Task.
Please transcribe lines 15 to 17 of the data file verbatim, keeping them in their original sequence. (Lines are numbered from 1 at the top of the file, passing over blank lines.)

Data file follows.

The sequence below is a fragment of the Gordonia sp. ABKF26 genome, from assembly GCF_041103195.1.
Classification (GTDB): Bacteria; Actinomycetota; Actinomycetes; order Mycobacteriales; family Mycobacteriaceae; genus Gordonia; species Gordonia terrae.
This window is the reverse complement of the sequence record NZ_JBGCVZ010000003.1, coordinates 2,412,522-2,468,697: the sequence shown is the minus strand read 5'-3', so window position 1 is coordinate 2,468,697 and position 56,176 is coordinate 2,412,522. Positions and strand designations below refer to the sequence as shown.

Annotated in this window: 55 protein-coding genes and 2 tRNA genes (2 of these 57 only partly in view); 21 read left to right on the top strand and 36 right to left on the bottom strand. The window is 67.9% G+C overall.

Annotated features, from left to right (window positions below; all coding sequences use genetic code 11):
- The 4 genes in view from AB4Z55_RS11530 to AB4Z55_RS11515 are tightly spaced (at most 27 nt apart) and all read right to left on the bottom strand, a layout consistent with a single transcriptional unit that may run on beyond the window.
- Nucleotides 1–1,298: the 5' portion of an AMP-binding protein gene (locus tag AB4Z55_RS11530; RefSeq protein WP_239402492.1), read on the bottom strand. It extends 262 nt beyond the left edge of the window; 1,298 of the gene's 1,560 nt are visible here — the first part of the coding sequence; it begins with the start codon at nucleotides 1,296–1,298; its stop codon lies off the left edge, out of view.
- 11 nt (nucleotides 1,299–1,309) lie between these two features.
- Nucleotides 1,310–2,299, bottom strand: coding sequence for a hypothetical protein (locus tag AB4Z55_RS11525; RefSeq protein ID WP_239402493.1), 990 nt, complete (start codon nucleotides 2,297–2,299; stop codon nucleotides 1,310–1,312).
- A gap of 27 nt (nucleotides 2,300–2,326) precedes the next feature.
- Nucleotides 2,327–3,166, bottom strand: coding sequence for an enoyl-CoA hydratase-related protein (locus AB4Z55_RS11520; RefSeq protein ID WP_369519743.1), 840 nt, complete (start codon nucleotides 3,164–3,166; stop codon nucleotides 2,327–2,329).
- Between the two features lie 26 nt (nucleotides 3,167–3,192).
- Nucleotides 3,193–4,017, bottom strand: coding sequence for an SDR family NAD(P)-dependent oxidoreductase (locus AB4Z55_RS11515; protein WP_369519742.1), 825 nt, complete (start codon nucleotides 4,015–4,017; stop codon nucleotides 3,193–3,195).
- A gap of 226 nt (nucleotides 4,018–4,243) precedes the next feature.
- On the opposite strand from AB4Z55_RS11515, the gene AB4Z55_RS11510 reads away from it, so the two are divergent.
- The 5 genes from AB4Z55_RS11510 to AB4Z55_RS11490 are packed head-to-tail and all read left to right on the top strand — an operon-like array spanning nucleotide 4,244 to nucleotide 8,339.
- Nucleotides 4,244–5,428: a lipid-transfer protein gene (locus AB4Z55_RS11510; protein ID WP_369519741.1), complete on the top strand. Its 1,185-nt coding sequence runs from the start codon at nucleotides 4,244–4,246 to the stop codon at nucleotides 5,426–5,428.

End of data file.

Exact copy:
- On the opposite strand from AB4Z55_RS11515, the gene AB4Z55_RS11510 reads away from it, so the two are divergent.
- The 5 genes from AB4Z55_RS11510 to AB4Z55_RS11490 are packed head-to-tail and all read left to right on the top strand — an operon-like array spanning nucleotide 4,244 to nucleotide 8,339.
- Nucleotides 4,244–5,428: a lipid-transfer protein gene (locus AB4Z55_RS11510; protein ID WP_369519741.1), complete on the top strand. Its 1,185-nt coding sequence runs from the start codon at nucleotides 4,244–4,246 to the stop codon at nucleotides 5,426–5,428.